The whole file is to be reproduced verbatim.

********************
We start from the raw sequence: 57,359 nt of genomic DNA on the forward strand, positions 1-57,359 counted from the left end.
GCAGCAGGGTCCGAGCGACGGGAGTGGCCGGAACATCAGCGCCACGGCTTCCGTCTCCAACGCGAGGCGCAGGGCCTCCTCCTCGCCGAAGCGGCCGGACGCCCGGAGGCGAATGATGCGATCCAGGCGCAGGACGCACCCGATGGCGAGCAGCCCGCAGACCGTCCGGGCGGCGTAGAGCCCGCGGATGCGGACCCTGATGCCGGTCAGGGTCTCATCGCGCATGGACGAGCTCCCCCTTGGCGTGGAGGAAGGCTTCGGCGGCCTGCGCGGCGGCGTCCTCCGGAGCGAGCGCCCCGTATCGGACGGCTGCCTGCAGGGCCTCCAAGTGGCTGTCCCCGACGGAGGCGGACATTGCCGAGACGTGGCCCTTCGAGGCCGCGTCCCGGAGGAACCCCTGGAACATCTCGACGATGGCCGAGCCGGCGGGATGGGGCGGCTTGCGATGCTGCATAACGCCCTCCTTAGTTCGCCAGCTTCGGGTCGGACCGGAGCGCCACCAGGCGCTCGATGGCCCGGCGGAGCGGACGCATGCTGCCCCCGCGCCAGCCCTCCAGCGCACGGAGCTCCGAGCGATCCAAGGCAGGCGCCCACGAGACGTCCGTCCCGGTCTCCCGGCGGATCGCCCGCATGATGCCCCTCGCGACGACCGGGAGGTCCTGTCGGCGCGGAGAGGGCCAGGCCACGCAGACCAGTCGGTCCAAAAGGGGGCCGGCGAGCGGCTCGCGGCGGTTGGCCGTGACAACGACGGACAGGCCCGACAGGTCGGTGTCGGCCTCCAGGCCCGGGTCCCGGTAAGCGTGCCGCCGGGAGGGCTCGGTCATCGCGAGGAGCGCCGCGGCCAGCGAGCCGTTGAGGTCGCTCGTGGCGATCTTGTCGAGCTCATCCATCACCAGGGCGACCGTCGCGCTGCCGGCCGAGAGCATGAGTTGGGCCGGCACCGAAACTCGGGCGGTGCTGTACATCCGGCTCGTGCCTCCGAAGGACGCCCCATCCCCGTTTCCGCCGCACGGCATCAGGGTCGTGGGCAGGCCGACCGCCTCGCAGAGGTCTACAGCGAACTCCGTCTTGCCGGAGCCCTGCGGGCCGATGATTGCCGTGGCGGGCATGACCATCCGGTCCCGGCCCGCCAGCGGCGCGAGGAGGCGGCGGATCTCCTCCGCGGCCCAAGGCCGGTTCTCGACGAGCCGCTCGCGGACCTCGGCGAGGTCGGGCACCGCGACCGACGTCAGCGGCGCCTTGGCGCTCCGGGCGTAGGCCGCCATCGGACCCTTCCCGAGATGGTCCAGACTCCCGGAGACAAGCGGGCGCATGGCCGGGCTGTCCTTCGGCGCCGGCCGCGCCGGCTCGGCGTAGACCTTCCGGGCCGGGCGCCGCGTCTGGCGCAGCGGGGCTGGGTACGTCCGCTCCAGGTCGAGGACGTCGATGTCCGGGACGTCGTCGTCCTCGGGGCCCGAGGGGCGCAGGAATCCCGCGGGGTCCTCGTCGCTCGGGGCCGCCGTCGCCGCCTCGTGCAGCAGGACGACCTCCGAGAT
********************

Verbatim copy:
We start from the raw sequence: 57,359 nt of genomic DNA on the forward strand, positions 1-57,359 counted from the left end.
GCAGCAGGGTCCGAGCGACGGGAGTGGCCGGAACATCAGCGCCACGGCTTCCGTCTCCAACGCGAGGCGCAGGGCCTCCTCCTCGCCGAAGCGGCCGGACGCCCGGAGGCGAATGATGCGATCCAGGCGCAGGACGCACCCGATGGCGAGCAGCCCGCAGACCGTCCGGGCGGCGTAGAGCCCGCGGATGCGGACCCTGATGCCGGTCAGGGTCTCATCGCGCATGGACGAGCTCCCCCTTGGCGTGGAGGAAGGCTTCGGCGGCCTGCGCGGCGGCGTCCTCCGGAGCGAGCGCCCCGTATCGGACGGCTGCCTGCAGGGCCTCCAAGTGGCTGTCCCCGACGGAGGCGGACATTGCCGAGACGTGGCCCTTCGAGGCCGCGTCCCGGAGGAACCCCTGGAACATCTCGACGATGGCCGAGCCGGCGGGATGGGGCGGCTTGCGATGCTGCATAACGCCCTCCTTAGTTCGCCAGCTTCGGGTCGGACCGGAGCGCCACCAGGCGCTCGATGGCCCGGCGGAGCGGACGCATGCTGCCCCCGCGCCAGCCCTCCAGCGCACGGAGCTCCGAGCGATCCAAGGCAGGCGCCCACGAGACGTCCGTCCCGGTCTCCCGGCGGATCGCCCGCATGATGCCCCTCGCGACGACCGGGAGGTCCTGTCGGCGCGGAGAGGGCCAGGCCACGCAGACCAGTCGGTCCAAAAGGGGGCCGGCGAGCGGCTCGCGGCGGTTGGCCGTGACAACGACGGACAGGCCCGACAGGTCGGTGTCGGCCTCCAGGCCCGGGTCCCGGTAAGCGTGCCGCCGGGAGGGCTCGGTCATCGCGAGGAGCGCCGCGGCCAGCGAGCCGTTGAGGTCGCTCGTGGCGATCTTGTCGAGCTCATCCATCACCAGGGCGACCGTCGCGCTGCCGGCCGAGAGCATGAGTTGGGCCGGCACCGAAACTCGGGCGGTGCTGTACATCCGGCTCGTGCCTCCGAAGGACGCCCCATCCCCGTTTCCGCCGCACGGCATCAGGGTCGTGGGCAGGCCGACCGCCTCGCAGAGGTCTACAGCGAACTCCGTCTTGCCGGAGCCCTGCGGGCCGATGATTGCCGTGGCGGGCATGACCATCCGGTCCCGGCCCGCCAGCGGCGCGAGGAGGCGGCGGATCTCCTCCGCGGCCCAAGGCCGGTTCTCGACGAGCCGCTCGCGGACCTCGGCGAGGTCGGGCACCGCGACCGACGTCAGCGGCGCCTTGGCGCTCCGGGCGTAGGCCGCCATCGGACCCTTCCCGAGATGGTCCAGACTCCCGGAGACAAGCGGGCGCATGGCCGGGCTGTCCTTCGGCGCCGGCCGCGCCGGCTCGGCGTAGACCTTCCGGGCCGGGCGCCGCGTCTGGCGCAGCGGGGCTGGGTACGTCCGCTCCAGGTCGAGGACGTCGATGTCCGGGACGTCGTCGTCCTCGGGGCCCGAGGGGCGCAGGAATCCCGCGGGGTCCTCGTCGCTCGGGGCCGCCGTCGCCGCCTCGTGCAGCAGGACGACCTCCGAGAT